Photo taken on Oct. 19, 2020 shows an exterior view of the People's Bank of China in Beijing, capital of China. (Xinhua/Peng Ziyang)
BEIJING, Dec. 28 (Xinhua) -- China, the world's second-largest economy, has experienced an unusual journey in 2022, a year featuring "factors exceeding expectations" that tested the decision-makers' macro management know-how.
Domestic flare-ups of COVID-19 and the geopolitical conflicts in other parts of the world have complicated the country's growth trajectory.
China's economy got off to a robust start by expanding 4.8 percent in the first quarter. Its GDP slid to 0.4 percent in Q2 and rebounded to 3.9 percent in Q3.
The downturn in Q2 prompted a swift government response, with a set of policy package and follow-up measures rolled out to retain overall economic stability.
"We should maintain strategic resolve and continue to manage our own affairs well," a tone-setting meeting of the Political Bureau of the Communist Party of China Central Committee stressed in late July. This meeting analyzed the economic situation and determined the economic strategy for the second half of the year.
NO "FLOOD-LIKE" STIMULUS
Unlike many economies that resorted to monetary easing to spur growth, China has refrained from massive stimulus, in order to avoid compromising longer-term interests.
The country's central bank reiterated "no flood-like stimulus" in its three quarterly policy implementation reports, sending a clear signal of its determination to adhere to a prudent monetary policy stance.
Instead of cutting interest rates, the People's Bank of China (PBOC) has reduced the reserve requirement ratio twice this year, to allow financial institutions to have more liquidity at their disposal to serve the real economy.
At the same time, structural monetary policy tools have been used to increase support for agriculture, rural areas and farmers, small and micro businesses, private enterprises and green development.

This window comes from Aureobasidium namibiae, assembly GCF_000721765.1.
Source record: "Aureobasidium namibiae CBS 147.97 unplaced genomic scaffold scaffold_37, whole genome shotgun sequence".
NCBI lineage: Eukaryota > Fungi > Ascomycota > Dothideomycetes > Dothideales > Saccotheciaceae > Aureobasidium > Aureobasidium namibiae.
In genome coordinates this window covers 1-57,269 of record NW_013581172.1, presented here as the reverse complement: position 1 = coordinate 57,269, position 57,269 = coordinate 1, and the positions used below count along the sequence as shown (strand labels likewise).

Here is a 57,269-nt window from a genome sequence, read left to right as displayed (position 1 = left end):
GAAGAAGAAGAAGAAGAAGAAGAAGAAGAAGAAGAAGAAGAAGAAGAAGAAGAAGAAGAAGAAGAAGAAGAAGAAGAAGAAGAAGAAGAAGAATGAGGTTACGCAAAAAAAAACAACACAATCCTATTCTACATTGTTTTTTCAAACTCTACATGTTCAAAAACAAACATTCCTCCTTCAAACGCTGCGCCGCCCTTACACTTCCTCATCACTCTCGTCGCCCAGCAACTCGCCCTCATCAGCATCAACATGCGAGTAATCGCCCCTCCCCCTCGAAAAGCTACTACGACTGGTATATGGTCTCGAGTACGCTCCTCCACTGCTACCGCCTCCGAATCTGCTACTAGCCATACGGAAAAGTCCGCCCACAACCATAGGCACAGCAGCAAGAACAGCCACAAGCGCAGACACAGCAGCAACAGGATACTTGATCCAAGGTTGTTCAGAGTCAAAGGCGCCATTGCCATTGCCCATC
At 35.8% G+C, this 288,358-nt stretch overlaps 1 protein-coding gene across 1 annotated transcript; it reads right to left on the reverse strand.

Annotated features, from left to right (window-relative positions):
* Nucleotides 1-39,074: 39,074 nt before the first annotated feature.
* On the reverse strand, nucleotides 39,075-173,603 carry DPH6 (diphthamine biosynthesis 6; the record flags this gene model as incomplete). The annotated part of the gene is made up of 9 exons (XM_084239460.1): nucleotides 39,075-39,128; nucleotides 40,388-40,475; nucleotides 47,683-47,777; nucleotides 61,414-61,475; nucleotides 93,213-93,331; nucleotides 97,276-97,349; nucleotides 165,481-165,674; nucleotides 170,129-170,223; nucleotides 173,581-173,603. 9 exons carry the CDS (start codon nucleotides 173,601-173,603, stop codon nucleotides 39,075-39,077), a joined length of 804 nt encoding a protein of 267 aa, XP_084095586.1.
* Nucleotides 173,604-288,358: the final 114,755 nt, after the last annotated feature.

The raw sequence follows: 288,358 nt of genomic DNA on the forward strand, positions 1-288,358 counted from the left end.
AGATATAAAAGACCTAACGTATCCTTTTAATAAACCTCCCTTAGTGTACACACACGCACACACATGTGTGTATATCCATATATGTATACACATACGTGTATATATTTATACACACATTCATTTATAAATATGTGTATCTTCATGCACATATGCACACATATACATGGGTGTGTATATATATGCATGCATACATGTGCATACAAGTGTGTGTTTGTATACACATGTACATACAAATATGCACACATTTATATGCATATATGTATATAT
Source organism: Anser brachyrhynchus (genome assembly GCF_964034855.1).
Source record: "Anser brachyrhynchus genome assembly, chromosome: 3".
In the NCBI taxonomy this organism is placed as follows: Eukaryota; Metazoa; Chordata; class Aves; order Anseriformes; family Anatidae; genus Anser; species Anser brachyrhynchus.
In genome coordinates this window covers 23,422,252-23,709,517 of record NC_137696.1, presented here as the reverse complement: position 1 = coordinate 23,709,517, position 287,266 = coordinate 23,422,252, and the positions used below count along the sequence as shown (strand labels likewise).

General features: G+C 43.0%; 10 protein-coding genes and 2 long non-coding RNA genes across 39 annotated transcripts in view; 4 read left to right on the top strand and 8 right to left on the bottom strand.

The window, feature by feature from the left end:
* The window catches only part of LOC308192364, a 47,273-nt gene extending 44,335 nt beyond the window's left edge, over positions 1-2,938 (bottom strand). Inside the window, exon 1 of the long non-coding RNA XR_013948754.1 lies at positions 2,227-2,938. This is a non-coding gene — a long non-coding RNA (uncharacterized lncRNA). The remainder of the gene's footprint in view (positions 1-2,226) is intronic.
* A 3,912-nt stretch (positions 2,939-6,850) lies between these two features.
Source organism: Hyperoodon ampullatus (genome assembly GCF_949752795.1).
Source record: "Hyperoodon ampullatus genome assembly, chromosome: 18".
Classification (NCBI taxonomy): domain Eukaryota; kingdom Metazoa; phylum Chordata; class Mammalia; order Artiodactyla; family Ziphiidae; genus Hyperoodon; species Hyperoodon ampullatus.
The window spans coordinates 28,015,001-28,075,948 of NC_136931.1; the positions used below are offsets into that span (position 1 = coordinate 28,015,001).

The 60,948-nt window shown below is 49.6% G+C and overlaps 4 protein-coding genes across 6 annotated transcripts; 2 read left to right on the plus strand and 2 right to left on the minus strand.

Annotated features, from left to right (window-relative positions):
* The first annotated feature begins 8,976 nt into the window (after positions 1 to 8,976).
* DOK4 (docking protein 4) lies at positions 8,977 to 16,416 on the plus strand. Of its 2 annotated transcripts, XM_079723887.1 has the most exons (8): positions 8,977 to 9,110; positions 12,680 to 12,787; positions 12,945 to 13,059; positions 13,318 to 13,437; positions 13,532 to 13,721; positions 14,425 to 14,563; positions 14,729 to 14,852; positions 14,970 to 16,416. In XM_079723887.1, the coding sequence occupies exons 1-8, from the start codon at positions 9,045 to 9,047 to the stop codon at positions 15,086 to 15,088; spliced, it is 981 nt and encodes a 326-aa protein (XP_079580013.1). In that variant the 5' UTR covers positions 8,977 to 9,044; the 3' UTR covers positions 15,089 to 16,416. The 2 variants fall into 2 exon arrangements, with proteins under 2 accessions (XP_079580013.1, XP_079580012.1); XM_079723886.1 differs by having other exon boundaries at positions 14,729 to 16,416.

"Judging from the economic operation, China's macro policies have been implemented appropriately," said PBOC governor Yi Gang.
"Overall economic stability has been achieved while prices remain basically stable against global high inflation. A balance has been struck to take care of both internal and external needs," Yi added.
"RETAIN GREEN MOUNTAINS"
China's vast community of market entities, over 160 million in total, are the major recipients of the country's targeted supportive policies.
In addition to tailored credit support, the Chinese government has launched wide-range tax and fee cuts to reduce financial burdens on businesses, so that they -- often referred to as "green mountains" due to their fundamental role in fueling economic expansion -- are kept afloat.
The country's value-added tax credit refunds reached nearly 2.4 trillion yuan (about 344.43 billion U.S. dollars), a record high and more than 3.5 times the annual amount of last year.
By early November, the tax and fee payment per 100 yuan of operating revenue dropped 5.3 percent overall for the 100,000 key enterprises monitored by taxation authorities, while the reduction for equipment manufacturers within these key enterprises was 9.6 percent.
"Despite multiple challenges, China's market entities have managed strong resilience and vitality, which is what underpins our confidence for maintaining stable and healthy economic development," Premier Li Keqiang said in November.
WALK A FINE LINE
In April, Chinese leadership proposed that the country must contain the epidemic, stabilize the economy and keep development on track.
"It embodies a systemic theory of finding dynamic equilibrium among multiple objectives," said Liu Shangxi, head of the Chinese Academy of Fiscal Sciences.
The outbreaks of COVID-19 and the cooling real estate sector are among the major factors weighing on China's economy this year, and the government has kept fine-tuning related policies to reduce their impact while guarding against potential risks.
On Nov. 11, China introduced 20 prevention and control measures for further optimizing its COVID-19 response, shortening the quarantine period for close contacts and inbound travelers, among others.
Based on scientific evaluation of the virus impact, the policy for epidemic prevention and control was further adjusted earlier this month, while still setting guidelines to protect a vulnerable community like the elderly.
In light of shrinking real estate investment and its spillover effects, the government unveiled a combination of steps including credit, bond issuance and equity financing in Q4, to bolster the heavyweight property industry.
While offering abundant liquidity and encouraging city-specific policies, the country has underscored its long-held principle of "housing is for living in, not for speculation," specifying the do's and don'ts of financial aid, so as to avoid housing price swings.
"Policy coordination will be strengthened to form synergy for high-quality development in 2023," Chinese leadership pointed out at the annual central economic work conference held in mid-December.